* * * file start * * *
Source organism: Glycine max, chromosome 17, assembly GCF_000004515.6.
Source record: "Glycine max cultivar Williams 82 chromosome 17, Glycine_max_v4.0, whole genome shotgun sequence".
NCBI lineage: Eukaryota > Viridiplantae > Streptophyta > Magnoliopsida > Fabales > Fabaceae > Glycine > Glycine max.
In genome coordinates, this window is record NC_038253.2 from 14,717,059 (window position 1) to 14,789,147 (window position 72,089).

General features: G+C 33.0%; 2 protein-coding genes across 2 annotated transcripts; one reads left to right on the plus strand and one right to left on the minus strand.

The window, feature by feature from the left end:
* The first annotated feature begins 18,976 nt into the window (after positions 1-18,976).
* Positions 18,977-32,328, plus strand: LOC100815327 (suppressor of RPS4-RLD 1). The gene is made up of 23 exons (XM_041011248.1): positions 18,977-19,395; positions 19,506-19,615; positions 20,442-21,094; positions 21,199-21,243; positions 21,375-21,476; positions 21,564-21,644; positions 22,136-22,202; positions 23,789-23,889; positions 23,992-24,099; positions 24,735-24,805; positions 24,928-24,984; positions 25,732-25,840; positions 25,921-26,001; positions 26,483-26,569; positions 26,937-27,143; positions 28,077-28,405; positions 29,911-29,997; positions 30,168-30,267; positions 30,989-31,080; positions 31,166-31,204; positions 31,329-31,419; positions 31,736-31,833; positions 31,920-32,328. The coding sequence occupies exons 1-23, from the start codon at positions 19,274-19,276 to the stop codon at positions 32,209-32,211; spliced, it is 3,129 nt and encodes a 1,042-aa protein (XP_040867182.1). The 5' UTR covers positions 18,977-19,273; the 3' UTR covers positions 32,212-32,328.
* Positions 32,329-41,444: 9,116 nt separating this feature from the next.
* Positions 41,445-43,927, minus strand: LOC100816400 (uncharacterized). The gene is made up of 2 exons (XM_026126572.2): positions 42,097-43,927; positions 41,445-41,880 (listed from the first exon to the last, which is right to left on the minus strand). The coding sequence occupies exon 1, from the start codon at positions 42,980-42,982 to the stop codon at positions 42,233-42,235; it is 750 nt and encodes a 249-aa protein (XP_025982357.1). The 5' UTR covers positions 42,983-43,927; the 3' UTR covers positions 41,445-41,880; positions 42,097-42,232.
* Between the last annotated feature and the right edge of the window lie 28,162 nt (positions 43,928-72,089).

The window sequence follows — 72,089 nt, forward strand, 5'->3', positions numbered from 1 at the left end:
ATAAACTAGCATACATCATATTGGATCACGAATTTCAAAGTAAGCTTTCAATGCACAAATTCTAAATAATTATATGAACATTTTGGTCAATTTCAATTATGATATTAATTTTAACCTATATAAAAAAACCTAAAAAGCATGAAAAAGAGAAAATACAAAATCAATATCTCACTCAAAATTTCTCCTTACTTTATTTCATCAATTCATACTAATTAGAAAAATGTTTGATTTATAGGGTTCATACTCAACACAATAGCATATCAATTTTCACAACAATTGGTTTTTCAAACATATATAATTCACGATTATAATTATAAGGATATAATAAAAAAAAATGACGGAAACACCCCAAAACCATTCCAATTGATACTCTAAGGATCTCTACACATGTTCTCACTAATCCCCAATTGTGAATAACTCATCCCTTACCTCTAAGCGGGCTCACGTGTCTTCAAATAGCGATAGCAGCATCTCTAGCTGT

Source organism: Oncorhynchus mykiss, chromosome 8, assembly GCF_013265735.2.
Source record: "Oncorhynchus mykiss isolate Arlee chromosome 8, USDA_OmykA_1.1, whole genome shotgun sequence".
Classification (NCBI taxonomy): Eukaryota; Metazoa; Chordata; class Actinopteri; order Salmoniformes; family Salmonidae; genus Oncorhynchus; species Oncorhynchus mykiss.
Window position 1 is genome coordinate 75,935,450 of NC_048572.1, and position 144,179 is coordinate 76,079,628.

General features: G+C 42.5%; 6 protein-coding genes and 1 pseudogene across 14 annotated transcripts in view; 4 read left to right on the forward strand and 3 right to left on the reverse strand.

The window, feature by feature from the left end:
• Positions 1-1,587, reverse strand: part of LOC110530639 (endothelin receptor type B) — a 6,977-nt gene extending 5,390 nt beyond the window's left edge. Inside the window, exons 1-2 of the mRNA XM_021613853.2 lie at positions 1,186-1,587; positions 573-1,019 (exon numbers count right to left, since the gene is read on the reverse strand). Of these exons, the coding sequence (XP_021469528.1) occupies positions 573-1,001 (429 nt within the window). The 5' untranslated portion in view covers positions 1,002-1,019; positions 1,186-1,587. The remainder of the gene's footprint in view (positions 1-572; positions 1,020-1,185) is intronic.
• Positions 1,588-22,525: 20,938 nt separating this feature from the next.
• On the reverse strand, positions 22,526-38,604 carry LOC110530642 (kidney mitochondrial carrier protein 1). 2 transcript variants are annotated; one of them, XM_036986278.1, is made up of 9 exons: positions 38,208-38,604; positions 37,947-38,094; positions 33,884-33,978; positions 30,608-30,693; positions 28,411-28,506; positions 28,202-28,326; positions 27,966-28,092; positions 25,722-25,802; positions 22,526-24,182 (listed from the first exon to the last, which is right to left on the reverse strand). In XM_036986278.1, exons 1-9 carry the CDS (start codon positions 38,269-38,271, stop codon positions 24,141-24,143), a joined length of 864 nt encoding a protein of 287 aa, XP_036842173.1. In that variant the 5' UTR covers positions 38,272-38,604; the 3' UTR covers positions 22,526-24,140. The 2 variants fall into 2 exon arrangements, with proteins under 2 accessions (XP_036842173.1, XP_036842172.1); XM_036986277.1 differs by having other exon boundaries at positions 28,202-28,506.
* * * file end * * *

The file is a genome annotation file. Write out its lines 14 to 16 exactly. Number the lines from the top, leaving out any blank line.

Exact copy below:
Source organism: Oncorhynchus mykiss, chromosome 8, assembly GCF_013265735.2.
Source record: "Oncorhynchus mykiss isolate Arlee chromosome 8, USDA_OmykA_1.1, whole genome shotgun sequence".
Classification (NCBI taxonomy): Eukaryota; Metazoa; Chordata; class Actinopteri; order Salmoniformes; family Salmonidae; genus Oncorhynchus; species Oncorhynchus mykiss.